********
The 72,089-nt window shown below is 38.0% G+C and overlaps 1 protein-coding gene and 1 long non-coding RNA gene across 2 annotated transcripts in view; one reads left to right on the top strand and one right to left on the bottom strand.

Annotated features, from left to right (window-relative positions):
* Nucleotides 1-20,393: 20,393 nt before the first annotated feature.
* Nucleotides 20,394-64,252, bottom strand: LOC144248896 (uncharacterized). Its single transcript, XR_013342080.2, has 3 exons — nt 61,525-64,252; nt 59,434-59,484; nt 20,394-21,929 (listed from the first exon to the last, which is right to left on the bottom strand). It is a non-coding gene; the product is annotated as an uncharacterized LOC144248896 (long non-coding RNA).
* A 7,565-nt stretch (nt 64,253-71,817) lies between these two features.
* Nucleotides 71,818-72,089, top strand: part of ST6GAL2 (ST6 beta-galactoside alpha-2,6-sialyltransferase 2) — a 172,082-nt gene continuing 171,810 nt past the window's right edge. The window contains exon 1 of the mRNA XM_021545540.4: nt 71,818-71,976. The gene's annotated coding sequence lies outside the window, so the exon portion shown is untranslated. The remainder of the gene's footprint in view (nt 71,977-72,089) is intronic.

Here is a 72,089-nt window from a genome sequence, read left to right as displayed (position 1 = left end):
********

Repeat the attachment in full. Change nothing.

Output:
The 72,089-nt window shown below is 38.0% G+C and overlaps 1 protein-coding gene and 1 long non-coding RNA gene across 2 annotated transcripts in view; one reads left to right on the top strand and one right to left on the bottom strand.

Annotated features, from left to right (window-relative positions):
* Nucleotides 1-20,393: 20,393 nt before the first annotated feature.
* Nucleotides 20,394-64,252, bottom strand: LOC144248896 (uncharacterized). Its single transcript, XR_013342080.2, has 3 exons — nt 61,525-64,252; nt 59,434-59,484; nt 20,394-21,929 (listed from the first exon to the last, which is right to left on the bottom strand). It is a non-coding gene; the product is annotated as an uncharacterized LOC144248896 (long non-coding RNA).
* A 7,565-nt stretch (nt 64,253-71,817) lies between these two features.
* Nucleotides 71,818-72,089, top strand: part of ST6GAL2 (ST6 beta-galactoside alpha-2,6-sialyltransferase 2) — a 172,082-nt gene continuing 171,810 nt past the window's right edge. The window contains exon 1 of the mRNA XM_021545540.4: nt 71,818-71,976. The gene's annotated coding sequence lies outside the window, so the exon portion shown is untranslated. The remainder of the gene's footprint in view (nt 71,977-72,089) is intronic.

Here is a 72,089-nt window from a genome sequence, read left to right as displayed (position 1 = left end):